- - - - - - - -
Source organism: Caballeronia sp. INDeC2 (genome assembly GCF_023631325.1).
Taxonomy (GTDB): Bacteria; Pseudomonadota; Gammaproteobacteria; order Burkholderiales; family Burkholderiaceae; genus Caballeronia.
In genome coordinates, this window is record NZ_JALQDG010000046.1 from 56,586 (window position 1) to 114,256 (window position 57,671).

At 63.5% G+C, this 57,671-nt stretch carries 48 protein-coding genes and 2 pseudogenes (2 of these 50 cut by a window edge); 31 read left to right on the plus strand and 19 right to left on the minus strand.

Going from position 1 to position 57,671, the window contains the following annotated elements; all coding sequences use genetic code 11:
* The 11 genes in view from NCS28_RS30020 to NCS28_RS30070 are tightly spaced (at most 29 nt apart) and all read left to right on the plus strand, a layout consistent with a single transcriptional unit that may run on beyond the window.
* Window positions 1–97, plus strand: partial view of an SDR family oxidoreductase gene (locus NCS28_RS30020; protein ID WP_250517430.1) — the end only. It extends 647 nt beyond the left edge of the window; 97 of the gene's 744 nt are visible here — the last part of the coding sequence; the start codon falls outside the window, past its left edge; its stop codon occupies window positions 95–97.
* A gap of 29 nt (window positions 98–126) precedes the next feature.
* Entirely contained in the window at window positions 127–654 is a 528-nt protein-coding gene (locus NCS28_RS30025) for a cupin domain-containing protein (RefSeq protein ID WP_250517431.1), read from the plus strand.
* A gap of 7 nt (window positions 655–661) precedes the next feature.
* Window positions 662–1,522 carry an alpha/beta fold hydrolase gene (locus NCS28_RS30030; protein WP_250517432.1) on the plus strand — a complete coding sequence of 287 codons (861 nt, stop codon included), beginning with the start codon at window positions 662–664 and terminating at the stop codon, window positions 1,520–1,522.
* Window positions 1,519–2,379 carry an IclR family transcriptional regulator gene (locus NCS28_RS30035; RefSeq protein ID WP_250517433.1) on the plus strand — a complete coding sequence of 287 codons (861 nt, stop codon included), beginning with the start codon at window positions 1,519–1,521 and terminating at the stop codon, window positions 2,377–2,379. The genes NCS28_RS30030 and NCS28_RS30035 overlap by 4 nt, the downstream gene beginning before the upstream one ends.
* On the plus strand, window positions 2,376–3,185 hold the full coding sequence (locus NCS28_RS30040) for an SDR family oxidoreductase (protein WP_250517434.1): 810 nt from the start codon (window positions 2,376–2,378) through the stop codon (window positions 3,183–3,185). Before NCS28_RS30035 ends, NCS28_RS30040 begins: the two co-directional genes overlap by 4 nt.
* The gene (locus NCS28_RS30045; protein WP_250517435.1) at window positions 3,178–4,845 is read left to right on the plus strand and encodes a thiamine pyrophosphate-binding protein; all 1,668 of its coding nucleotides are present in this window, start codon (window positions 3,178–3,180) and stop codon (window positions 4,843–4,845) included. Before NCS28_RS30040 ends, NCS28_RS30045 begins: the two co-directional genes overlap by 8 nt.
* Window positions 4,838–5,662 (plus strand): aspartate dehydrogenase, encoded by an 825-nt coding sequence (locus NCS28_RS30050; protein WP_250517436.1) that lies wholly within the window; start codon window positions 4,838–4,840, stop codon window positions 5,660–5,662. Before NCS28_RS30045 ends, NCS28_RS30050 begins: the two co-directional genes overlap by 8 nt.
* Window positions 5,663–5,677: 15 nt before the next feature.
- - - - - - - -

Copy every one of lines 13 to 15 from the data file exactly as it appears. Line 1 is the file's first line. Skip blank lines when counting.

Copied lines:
* On the plus strand, window positions 2,376–3,185 hold the full coding sequence (locus NCS28_RS30040) for an SDR family oxidoreductase (protein WP_250517434.1): 810 nt from the start codon (window positions 2,376–2,378) through the stop codon (window positions 3,183–3,185). Before NCS28_RS30035 ends, NCS28_RS30040 begins: the two co-directional genes overlap by 4 nt.
* The gene (locus NCS28_RS30045; protein WP_250517435.1) at window positions 3,178–4,845 is read left to right on the plus strand and encodes a thiamine pyrophosphate-binding protein; all 1,668 of its coding nucleotides are present in this window, start codon (window positions 3,178–3,180) and stop codon (window positions 4,843–4,845) included. Before NCS28_RS30040 ends, NCS28_RS30045 begins: the two co-directional genes overlap by 8 nt.
* Window positions 4,838–5,662 (plus strand): aspartate dehydrogenase, encoded by an 825-nt coding sequence (locus NCS28_RS30050; protein WP_250517436.1) that lies wholly within the window; start codon window positions 4,838–4,840, stop codon window positions 5,660–5,662. Before NCS28_RS30045 ends, NCS28_RS30050 begins: the two co-directional genes overlap by 8 nt.